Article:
11. Finally, we emphasize that the determinative factor in our decision is not that the boys were playing with matches-an inherently dangerous activity for any child. We agree with Paper Recycling that children can engage in inherently dangerous play, even when partaking in what would be a concededly recreational activity (e.g., throwing rocks while hiking, rough play while swimming, racing while motorcycling, attempting stunts on an all-terrain vehicle-or even lighting fires while camping), and we do not believe the incidental dangerous conduct necessarily transforms an otherwise recreational activity to one that is not. Our decision is, as we explain, based on the nature and context of the boys' activity.

12. We affirm the order in No. 99-0327, and reverse the judgment dismissing the action in No. 99-0858, and remand for further proceedings.

By the Court. -- Order affirmed; judgment reversed and cause remanded with directions

Not recommended for publication in the official reports.

1 Minnesota Fire & Casualty was a subrogation action in which the insurance company sought to recover damages paid to its insured, the owner of the property on which the fire occurred (which was occupied by Paper Recycling as lessee). Recycling moved for summary judgment dismissing the action on grounds that it was barred by 895.52. The trial court denied the motion and we granted leave to appeal the denial. In Davenport, David Davenport's mother sued Paper Recycling, seeking damages for the boy's wrongful death. Paper Recycling moved for summary judgment based on 895.52, and the court granted the motion. We consolidated the actions for ease of disposition on appeal.

2 895.52, Recreational activities; limitation of property, provides in part:

(2)NO DUTY; IMMUNITY FROM LIABILITY.

(a)Except as provided in subs. (3) to (6), no owner and no officer, employe(e) or agent of an owner owes to any person who enters the owner's property to engage in a recreational activity:

1.A duty to keep the property safe for recreational activities.

2.A duty to inspect the property, except as provided under s. 23.115 (2).

3.A duty to give warning of an unsafe condition, use or activity on the property.

(b)Except as provided in subs. (3) to (6), no owner and no officer, employe(e) or agent of an owner is liable for the death of, any injury to, or any death or injury caused by, a person engaging in a recreational activity on the owner's property or for any death or injury resulting from an attack by a wild animal.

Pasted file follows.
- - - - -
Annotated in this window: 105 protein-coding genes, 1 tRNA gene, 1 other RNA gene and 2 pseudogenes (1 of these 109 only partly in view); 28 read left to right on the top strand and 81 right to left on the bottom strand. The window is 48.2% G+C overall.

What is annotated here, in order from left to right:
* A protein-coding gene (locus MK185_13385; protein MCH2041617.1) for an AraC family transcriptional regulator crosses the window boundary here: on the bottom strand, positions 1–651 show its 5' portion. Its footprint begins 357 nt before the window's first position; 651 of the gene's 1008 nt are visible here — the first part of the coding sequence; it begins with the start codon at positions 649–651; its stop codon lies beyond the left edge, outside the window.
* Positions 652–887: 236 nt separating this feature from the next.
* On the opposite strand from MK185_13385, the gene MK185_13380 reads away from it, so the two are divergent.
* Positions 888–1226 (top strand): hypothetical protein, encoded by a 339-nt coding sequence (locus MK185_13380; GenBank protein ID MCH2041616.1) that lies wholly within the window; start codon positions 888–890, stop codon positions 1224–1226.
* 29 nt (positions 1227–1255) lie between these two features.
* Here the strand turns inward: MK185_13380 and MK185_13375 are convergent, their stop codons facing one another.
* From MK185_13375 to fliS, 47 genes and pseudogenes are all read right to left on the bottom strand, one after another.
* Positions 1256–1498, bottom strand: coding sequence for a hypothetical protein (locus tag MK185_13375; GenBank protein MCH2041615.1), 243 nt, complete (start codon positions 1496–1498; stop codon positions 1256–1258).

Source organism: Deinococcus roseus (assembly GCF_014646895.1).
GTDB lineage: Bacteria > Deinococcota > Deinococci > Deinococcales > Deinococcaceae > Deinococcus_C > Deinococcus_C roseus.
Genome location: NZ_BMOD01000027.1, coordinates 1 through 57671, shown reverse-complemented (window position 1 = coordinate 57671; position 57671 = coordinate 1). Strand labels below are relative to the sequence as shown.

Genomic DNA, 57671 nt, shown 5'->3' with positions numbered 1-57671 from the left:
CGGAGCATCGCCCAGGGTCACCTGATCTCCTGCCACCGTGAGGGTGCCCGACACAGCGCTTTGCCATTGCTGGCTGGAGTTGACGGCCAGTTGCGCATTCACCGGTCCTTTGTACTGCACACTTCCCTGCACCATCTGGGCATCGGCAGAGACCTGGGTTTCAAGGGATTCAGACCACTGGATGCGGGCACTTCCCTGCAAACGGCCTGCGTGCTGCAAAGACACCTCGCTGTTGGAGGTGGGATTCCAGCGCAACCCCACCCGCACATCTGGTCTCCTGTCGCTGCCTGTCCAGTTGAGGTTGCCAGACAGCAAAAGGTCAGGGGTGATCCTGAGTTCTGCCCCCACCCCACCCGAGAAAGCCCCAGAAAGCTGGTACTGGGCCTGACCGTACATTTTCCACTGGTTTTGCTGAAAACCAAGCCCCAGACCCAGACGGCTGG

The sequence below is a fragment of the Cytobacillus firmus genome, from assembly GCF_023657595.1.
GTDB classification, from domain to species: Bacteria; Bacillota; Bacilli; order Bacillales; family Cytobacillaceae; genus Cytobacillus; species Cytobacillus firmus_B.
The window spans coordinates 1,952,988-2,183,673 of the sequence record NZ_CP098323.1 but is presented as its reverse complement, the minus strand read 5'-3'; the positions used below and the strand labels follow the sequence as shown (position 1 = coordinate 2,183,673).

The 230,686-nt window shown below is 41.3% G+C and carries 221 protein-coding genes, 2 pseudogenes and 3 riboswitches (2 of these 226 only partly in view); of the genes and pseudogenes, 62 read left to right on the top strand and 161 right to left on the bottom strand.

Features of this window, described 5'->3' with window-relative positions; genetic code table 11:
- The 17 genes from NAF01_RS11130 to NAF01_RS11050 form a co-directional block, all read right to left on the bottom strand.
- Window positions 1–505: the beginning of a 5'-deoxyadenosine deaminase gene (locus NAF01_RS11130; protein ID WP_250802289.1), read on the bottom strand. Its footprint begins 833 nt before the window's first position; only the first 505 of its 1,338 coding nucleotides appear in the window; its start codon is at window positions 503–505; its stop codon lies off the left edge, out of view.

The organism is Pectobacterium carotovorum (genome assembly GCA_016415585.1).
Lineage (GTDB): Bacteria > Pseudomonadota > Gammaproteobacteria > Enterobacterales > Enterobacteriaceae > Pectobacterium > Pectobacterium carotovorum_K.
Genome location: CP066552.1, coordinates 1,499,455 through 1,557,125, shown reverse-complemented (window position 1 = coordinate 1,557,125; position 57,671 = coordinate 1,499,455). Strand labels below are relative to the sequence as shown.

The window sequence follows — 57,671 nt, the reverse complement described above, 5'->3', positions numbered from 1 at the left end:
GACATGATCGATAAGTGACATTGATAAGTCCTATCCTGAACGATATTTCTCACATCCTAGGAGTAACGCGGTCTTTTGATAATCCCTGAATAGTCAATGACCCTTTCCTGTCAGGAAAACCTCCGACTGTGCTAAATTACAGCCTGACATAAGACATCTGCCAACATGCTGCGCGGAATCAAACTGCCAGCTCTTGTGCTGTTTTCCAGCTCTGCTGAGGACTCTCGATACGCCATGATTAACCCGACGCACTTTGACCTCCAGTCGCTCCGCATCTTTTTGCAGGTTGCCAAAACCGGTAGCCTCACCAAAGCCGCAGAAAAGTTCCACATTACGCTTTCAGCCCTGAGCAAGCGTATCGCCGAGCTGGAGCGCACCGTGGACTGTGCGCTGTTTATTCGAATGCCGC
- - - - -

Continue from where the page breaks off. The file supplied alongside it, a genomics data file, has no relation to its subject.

3 We note that whether a person using the property is a trespasser or non-trespasser is not relevant to an inquiry into application of the recreational immunity statute. Verdoljak v. Mosinee Paper Corp., 200 Wis.2d 624, 547 N.W.2d 602 (1996).

13. DYKMAN, P.J. (dissenting).

When the legislature passed Wis. Stat. 895.52 (1997-98),1 it thought that it had immunized landowners from lawsuits by those injured while using other people's land. To be sure that courts would respect that policy decision, the legislature included an unusual provision in 1983 Wis. Act 418, which created 895.52. Section 1 of 1983 Wis. Act 418 provides the legislative intent:

The legislature intends by this act to limit the liability of property owners toward others who use their property for recreational activities under circumstances in which the owner does not derive more than a minimal pecuniary benefit. While it is not possible to specify in a statute every activity which might constitute a recreational activity, this act provides examples of the kinds of activities that are meant to be included, and the legislature intends that, where substantially similar circumstances or activities exist, this legislation should be liberally construed in favor of property owners to protect them from liability. The act is intended to overrule any previous Wisconsin supreme court decisions interpreting section 29.68 of the statutes if the decision is more restrictive than or inconsistent with the provisions of this act.

14. Not only did the legislature intend to overrule previous opinions which permitted suits against landowners, the history of 1983 Wis. Act 418 shows that the legislature was serious about preventing lawsuits of this sort. A note from the Legislative Reference Bureau attorney who provided drafting services for the bill commented on the breadth of the proposed legislation: "Would seem to do away with liability of anyone on whose land any recreational activity takes place." In a responding letter, an associate of a sponsor of the legislation replied:

Moreover, one of our main purposes in proposing this new landowner liability...